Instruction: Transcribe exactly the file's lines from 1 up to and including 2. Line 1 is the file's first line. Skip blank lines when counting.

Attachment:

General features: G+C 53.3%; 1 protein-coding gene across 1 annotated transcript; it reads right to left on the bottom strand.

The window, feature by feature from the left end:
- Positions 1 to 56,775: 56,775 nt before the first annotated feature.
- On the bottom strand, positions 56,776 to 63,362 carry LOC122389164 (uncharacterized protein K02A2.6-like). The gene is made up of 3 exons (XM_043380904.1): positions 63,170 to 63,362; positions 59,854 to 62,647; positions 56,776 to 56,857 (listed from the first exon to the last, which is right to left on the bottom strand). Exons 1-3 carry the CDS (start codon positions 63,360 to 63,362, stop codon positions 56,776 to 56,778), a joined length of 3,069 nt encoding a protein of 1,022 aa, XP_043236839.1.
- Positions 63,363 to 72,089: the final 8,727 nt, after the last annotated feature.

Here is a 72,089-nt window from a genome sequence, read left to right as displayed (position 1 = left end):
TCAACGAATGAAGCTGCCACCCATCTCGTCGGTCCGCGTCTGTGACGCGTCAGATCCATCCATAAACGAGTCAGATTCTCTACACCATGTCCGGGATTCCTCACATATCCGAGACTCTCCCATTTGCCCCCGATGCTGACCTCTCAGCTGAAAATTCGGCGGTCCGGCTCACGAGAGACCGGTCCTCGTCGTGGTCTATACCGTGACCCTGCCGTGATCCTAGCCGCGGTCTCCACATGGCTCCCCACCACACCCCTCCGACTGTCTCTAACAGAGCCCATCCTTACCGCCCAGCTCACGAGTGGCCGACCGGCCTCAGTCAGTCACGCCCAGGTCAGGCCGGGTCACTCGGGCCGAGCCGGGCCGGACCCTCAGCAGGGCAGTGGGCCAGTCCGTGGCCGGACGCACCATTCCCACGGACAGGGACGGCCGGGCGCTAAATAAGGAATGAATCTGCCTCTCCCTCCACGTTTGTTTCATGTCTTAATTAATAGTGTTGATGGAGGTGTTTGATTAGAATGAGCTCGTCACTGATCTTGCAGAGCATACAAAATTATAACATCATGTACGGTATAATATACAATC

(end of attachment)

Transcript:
General features: G+C 53.3%; 1 protein-coding gene across 1 annotated transcript; it reads right to left on the bottom strand.

The window, feature by feature from the left end: